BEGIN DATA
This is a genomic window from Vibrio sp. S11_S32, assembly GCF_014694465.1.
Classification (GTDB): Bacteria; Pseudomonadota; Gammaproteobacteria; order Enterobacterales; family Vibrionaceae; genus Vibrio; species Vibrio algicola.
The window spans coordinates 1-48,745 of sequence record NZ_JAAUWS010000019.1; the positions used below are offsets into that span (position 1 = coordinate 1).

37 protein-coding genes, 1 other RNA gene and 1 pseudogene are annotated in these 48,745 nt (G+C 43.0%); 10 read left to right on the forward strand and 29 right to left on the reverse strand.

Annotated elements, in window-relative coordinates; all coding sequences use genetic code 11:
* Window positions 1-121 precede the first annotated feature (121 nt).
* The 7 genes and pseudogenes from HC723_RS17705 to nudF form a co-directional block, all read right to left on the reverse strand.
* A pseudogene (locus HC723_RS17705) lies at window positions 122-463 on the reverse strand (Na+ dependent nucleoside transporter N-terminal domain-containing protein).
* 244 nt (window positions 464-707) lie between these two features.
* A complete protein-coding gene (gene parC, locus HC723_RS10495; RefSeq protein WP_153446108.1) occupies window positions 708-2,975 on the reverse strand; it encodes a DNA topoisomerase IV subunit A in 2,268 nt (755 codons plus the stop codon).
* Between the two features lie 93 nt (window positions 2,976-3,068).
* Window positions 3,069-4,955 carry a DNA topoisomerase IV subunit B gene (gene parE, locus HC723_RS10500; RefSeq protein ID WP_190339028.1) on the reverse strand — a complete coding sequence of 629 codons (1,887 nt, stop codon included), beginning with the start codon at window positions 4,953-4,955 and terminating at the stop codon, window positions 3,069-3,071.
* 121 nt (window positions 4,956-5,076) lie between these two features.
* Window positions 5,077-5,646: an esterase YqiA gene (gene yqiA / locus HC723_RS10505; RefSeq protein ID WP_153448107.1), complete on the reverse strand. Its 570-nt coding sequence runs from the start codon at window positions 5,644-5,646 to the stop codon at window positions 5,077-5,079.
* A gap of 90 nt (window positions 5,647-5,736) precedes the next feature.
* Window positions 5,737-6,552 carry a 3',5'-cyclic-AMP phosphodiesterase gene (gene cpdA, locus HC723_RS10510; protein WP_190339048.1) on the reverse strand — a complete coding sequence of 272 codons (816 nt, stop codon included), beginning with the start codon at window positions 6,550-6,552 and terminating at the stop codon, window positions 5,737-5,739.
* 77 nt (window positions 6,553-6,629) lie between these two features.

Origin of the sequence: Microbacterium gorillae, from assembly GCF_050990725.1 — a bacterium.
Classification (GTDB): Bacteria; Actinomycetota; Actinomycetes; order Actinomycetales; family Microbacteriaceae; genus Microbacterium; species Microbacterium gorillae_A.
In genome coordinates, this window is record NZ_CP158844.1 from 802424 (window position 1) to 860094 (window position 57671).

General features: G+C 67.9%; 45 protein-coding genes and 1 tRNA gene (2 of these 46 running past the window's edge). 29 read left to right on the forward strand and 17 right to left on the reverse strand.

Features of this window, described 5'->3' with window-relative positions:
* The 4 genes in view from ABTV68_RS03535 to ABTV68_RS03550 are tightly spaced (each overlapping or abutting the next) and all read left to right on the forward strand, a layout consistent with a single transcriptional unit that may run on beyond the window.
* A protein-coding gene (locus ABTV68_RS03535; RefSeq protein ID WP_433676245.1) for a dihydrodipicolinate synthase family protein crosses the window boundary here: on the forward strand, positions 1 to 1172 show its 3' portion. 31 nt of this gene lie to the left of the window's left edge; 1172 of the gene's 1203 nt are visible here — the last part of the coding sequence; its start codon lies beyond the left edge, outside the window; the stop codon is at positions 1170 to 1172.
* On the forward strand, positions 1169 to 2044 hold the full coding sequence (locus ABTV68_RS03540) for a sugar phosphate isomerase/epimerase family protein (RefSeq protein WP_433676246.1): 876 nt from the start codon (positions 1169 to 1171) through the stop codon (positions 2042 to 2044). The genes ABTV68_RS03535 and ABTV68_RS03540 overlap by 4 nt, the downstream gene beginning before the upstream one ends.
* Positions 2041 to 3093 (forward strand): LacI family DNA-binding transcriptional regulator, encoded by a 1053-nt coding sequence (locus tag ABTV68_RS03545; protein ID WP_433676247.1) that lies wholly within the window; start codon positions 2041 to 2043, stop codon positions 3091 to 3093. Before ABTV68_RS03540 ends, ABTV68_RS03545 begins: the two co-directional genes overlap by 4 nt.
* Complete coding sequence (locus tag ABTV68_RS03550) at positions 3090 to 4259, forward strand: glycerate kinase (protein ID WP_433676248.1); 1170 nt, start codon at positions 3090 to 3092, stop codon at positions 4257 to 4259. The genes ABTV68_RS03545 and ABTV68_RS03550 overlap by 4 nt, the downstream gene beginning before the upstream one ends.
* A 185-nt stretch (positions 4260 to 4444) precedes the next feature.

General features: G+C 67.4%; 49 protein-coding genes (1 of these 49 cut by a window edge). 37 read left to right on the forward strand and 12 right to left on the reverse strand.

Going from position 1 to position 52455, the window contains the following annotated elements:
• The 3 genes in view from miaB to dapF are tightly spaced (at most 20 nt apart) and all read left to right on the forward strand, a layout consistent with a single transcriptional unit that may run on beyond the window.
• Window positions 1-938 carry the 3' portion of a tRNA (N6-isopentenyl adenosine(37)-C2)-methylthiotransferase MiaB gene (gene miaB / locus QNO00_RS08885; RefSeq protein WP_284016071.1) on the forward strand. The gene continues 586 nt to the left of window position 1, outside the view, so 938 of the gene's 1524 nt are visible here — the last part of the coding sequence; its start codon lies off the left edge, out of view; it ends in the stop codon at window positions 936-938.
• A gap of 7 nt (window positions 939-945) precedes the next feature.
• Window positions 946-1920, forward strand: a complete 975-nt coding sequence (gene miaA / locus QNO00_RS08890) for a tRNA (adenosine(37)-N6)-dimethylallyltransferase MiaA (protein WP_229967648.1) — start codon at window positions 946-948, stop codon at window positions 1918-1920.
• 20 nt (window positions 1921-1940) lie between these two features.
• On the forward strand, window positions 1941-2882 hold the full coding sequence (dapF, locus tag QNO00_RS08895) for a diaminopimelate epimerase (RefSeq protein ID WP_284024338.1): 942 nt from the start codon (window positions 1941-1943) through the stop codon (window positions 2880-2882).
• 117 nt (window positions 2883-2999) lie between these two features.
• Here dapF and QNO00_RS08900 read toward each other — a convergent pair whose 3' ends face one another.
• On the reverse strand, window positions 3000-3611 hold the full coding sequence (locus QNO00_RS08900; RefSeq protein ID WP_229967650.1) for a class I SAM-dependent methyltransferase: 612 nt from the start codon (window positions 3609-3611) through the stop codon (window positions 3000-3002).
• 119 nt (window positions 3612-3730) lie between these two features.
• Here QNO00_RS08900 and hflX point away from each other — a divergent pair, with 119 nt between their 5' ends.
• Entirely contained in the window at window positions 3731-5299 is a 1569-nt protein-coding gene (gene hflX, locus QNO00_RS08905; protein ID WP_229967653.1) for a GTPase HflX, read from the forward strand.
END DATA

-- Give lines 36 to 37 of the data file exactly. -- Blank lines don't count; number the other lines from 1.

• On the forward strand, window positions 1941-2882 hold the full coding sequence (dapF, locus tag QNO00_RS08895) for a diaminopimelate epimerase (RefSeq protein ID WP_284024338.1): 942 nt from the start codon (window positions 1941-1943) through the stop codon (window positions 2880-2882).
• 117 nt (window positions 2883-2999) lie between these two features.